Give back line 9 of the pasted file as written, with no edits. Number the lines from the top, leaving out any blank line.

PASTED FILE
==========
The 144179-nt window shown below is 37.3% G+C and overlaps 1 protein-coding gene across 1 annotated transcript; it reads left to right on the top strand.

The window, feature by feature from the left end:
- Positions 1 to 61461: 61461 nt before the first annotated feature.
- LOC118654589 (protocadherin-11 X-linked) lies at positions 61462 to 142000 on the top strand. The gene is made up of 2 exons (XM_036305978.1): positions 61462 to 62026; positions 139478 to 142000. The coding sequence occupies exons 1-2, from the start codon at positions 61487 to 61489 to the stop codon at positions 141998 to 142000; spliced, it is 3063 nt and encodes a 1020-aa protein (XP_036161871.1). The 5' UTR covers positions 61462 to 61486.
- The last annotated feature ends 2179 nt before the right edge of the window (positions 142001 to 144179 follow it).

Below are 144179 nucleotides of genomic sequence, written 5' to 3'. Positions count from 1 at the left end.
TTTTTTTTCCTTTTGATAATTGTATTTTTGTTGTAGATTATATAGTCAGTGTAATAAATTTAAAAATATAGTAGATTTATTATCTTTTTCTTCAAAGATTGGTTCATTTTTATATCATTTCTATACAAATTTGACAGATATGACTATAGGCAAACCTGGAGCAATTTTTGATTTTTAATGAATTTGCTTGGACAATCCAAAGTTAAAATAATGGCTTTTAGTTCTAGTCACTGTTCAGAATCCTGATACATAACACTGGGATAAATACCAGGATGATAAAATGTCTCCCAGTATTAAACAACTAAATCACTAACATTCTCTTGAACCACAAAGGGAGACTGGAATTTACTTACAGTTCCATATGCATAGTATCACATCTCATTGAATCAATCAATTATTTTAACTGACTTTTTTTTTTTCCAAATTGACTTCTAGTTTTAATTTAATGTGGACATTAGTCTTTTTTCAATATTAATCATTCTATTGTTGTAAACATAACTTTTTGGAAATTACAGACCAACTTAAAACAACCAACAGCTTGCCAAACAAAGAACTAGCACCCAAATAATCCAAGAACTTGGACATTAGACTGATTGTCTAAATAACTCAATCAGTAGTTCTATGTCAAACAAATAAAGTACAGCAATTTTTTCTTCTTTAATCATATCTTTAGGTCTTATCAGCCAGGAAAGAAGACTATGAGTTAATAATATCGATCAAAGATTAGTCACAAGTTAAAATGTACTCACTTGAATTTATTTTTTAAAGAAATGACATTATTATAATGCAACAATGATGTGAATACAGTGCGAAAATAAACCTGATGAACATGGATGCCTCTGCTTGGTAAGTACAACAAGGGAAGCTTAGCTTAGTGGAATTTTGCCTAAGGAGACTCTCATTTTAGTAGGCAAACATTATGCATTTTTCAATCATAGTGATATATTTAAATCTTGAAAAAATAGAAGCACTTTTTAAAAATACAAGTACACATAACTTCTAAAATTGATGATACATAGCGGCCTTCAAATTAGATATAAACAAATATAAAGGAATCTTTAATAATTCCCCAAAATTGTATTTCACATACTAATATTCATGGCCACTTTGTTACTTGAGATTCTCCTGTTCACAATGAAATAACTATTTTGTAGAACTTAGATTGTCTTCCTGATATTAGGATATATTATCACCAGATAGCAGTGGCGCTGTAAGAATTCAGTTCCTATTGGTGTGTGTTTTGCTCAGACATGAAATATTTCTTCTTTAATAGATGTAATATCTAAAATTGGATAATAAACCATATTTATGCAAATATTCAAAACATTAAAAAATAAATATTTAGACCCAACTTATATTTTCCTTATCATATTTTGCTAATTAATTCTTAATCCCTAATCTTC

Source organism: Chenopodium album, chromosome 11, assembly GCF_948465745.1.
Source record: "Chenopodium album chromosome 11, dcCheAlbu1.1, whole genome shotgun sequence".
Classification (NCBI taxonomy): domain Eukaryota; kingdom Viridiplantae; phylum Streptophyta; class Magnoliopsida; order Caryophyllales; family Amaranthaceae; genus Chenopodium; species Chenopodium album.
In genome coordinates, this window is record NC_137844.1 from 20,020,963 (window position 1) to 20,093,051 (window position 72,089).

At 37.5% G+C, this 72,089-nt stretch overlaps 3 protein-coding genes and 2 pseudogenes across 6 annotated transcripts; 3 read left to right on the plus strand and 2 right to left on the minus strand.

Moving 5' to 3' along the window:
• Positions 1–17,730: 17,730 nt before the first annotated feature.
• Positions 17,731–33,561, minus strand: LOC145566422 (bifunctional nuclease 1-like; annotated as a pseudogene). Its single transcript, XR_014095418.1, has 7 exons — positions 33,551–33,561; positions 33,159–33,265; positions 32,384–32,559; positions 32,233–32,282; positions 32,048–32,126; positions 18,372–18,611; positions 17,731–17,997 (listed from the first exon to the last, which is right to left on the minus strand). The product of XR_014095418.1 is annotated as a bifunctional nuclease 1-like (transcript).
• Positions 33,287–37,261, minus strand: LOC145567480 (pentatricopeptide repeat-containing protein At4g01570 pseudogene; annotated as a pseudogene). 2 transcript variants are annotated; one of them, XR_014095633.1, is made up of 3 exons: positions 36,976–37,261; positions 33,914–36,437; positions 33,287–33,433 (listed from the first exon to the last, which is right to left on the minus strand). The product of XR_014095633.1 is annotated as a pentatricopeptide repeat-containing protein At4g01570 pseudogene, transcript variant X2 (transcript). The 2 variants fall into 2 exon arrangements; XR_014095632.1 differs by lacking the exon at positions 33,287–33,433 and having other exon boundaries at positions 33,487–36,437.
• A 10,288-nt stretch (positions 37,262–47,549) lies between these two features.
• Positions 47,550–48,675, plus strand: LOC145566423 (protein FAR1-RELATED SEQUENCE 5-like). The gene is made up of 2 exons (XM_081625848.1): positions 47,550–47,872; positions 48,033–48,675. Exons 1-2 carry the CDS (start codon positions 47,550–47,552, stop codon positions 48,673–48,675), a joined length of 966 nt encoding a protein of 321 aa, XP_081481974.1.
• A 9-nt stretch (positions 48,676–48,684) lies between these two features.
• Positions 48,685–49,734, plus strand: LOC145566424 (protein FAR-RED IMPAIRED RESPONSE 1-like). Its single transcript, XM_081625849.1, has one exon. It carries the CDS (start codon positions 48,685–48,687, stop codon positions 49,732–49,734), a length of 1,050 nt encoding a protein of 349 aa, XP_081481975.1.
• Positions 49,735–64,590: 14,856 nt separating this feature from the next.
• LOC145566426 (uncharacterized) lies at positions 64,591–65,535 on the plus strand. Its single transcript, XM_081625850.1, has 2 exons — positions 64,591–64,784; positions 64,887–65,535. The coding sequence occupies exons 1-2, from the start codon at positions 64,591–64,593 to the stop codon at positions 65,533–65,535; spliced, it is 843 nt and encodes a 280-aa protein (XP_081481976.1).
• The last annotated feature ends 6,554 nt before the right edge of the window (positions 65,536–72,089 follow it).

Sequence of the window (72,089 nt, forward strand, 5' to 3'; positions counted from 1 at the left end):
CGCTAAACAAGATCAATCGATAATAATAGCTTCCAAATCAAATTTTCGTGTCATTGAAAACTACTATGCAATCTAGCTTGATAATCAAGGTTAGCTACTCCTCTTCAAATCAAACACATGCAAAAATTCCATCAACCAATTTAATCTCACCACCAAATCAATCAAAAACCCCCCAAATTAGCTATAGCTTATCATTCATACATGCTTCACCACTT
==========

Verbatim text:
Source record: "Chenopodium album chromosome 11, dcCheAlbu1.1, whole genome shotgun sequence".